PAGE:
We’re inundated with terrifying tales of computer hacking. But seldom discussed is the relatively low-tech act of visual hacking: That’s when a snoop sneaks a peek at or photographs your sensitive information. In a Ponemon Institute experiment conducted on behalf of 3M and the Visual Privacy Advisory Council, an undercover hacker posing as a contractor or part-time worker was able to obtain sensitive info (like log-in credentials) 88 percent of the time.
In the Ponemon Institute study, employees did nothing to stop the undercover operative 70 percent of the time. Be sure to inform your staff of the risks of visual hacking, and have them memorize “the three Rs”: 1. Refrain from sharing key customer or business information with others. 2. Remove such information from business forms and documents where possible. 3. Redact the sensitive information that cannot be removed.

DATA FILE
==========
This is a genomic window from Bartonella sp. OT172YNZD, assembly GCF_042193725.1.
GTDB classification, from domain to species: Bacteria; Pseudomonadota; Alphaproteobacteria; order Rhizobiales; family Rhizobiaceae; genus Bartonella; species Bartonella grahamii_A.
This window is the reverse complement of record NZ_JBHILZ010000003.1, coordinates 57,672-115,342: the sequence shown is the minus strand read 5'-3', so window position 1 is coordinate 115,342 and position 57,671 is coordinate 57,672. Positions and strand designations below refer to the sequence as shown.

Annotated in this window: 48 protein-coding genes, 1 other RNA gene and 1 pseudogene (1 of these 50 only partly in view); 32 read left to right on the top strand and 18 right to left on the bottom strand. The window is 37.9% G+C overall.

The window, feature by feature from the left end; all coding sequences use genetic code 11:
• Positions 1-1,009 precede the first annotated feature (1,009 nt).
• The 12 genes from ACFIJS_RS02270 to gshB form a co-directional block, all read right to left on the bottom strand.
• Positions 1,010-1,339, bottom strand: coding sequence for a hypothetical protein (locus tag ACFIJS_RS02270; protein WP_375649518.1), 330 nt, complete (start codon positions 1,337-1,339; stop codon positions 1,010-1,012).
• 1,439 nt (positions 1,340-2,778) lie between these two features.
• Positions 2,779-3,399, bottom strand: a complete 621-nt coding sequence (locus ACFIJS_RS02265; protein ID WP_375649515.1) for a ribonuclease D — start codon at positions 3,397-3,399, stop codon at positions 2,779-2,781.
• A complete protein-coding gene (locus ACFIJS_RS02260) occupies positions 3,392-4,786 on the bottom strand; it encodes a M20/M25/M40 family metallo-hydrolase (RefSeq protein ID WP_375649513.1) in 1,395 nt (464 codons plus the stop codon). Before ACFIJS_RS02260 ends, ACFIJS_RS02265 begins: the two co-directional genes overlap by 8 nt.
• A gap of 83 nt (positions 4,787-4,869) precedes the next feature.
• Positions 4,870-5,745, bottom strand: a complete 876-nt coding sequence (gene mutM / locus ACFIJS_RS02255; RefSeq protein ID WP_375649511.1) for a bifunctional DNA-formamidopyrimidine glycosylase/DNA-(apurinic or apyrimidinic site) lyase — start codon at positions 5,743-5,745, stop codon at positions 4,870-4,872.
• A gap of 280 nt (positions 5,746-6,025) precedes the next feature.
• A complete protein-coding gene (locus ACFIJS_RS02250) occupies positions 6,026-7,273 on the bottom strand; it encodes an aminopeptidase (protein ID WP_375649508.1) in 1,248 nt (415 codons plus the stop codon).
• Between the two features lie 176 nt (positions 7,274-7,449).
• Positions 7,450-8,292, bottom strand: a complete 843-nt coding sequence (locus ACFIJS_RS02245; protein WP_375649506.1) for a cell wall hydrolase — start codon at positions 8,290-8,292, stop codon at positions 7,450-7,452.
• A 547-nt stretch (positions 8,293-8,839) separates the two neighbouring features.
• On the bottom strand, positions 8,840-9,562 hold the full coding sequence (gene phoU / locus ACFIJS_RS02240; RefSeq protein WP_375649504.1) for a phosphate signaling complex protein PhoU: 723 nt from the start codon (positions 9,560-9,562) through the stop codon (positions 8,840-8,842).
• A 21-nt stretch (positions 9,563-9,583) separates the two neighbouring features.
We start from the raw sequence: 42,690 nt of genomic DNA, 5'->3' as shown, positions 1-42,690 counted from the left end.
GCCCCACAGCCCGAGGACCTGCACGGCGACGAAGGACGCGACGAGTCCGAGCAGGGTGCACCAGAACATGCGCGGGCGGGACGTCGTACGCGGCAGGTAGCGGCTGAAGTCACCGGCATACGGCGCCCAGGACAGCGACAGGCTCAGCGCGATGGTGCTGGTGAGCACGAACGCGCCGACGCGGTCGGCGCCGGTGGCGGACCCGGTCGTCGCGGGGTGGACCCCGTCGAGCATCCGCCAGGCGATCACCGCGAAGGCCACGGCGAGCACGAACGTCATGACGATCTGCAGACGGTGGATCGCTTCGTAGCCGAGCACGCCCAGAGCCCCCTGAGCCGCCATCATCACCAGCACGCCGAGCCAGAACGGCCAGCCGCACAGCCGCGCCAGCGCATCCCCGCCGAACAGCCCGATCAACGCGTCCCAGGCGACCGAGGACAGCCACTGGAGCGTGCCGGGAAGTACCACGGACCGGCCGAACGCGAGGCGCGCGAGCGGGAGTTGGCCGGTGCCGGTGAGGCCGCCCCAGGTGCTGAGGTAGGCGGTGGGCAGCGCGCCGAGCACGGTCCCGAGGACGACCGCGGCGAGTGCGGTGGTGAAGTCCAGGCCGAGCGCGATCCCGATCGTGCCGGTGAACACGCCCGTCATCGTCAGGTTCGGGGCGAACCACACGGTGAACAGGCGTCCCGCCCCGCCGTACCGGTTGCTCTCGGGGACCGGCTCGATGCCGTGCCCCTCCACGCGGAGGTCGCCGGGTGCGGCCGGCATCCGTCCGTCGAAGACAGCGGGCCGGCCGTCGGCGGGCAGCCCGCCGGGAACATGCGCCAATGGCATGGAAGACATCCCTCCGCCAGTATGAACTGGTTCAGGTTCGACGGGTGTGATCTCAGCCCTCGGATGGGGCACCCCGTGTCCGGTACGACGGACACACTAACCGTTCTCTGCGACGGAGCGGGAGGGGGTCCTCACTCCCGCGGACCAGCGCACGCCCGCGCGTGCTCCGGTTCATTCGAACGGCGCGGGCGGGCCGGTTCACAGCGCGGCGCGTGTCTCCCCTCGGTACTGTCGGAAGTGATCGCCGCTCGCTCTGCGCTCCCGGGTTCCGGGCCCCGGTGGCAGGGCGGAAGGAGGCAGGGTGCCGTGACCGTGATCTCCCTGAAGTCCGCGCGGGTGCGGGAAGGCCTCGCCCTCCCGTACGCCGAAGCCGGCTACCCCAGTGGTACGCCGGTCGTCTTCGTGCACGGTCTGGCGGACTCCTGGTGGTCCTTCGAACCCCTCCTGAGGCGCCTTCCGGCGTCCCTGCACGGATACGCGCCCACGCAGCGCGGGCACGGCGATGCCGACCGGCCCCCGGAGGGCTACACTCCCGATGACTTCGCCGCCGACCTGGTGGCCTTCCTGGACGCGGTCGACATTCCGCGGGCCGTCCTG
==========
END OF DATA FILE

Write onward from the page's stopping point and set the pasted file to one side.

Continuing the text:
Identify places where confidential materials are stored, such as workstations, printer and fax areas or conference room whiteboards. The more public the workspace, the more tightly you’ll want to lock it down. Place shredders or secured waste containers where only authorized personnel can access them. Keep documents out of plain sight by using printers with a “locked print” option (which requires passcode entry upon pickup) and instituting a clean-desk policy.
Protect your screens:
This is going to sound paranoid, but Burks says it’s for real: If you have computer screens in public areas, position them in a way that makes them hard to snoop on, and use password-protected screensavers. Privacy filters (films that block side views of your screen) are your friend, especially on laptops or smartphones that employees use outside the office. And consider where visual hacking and computer hacking can intersect: Check that wi-fi security cameras aren’t aimed at confidential information and are protected by strong passwords.